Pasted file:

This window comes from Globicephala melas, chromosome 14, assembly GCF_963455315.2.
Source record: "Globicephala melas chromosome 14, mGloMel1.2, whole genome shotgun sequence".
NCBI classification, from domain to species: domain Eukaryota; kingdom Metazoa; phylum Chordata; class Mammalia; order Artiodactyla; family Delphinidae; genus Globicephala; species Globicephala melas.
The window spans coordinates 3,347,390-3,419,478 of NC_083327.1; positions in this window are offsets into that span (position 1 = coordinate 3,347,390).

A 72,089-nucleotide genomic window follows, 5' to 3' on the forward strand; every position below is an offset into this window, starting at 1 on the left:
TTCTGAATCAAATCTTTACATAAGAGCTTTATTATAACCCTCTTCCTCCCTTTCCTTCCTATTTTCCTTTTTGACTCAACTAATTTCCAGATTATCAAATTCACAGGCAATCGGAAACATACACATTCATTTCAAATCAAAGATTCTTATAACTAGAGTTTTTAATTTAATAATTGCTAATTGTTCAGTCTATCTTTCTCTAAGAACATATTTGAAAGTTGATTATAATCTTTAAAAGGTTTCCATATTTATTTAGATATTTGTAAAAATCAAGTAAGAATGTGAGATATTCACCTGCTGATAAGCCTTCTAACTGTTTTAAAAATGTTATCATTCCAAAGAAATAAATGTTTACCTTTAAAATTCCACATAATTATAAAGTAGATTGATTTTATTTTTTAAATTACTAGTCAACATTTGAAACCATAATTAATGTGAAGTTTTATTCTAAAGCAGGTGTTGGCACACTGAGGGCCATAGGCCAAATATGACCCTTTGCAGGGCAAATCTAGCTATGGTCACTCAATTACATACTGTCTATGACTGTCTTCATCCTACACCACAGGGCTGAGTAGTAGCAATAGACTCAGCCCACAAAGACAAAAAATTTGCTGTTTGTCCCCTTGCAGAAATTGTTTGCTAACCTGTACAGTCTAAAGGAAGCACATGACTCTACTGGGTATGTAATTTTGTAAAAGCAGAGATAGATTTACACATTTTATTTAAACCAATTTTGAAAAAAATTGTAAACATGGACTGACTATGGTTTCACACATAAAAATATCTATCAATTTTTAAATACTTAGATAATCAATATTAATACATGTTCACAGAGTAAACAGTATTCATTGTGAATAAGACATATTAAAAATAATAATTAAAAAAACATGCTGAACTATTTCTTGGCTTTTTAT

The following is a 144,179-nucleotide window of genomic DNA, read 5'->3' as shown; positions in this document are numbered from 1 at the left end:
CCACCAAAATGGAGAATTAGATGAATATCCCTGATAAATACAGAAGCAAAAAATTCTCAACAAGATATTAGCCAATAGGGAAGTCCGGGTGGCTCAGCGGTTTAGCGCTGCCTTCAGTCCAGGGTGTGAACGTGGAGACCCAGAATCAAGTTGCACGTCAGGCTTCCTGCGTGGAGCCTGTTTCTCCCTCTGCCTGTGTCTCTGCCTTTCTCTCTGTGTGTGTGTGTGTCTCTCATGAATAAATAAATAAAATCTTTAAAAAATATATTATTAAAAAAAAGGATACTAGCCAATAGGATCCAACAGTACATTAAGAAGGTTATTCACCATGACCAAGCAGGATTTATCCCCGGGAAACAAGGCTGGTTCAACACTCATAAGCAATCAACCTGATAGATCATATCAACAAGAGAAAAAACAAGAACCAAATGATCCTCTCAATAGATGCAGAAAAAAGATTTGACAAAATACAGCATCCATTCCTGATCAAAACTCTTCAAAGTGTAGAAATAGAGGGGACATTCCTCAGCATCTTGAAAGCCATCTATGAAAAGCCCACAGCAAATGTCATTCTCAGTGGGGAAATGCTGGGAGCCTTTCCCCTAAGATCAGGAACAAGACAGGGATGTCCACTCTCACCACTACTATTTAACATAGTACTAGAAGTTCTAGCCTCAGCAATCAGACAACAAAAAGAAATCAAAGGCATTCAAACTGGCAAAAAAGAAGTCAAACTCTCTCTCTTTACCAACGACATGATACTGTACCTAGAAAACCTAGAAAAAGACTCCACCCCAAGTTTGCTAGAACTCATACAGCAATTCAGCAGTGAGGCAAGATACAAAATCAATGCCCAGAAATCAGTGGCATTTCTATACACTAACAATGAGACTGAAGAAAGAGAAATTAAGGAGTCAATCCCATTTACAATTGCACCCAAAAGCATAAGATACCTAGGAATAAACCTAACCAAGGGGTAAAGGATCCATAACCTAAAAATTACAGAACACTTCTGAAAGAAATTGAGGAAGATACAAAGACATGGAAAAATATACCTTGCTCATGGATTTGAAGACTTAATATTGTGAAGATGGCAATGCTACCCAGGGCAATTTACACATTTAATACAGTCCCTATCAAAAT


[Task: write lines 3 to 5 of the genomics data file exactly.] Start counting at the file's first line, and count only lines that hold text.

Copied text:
NCBI classification, from domain to species: domain Eukaryota; kingdom Metazoa; phylum Chordata; class Mammalia; order Artiodactyla; family Delphinidae; genus Globicephala; species Globicephala melas.
The window spans coordinates 3,347,390-3,419,478 of NC_083327.1; positions in this window are offsets into that span (position 1 = coordinate 3,347,390).

A 72,089-nucleotide genomic window follows, 5' to 3' on the forward strand; every position below is an offset into this window, starting at 1 on the left: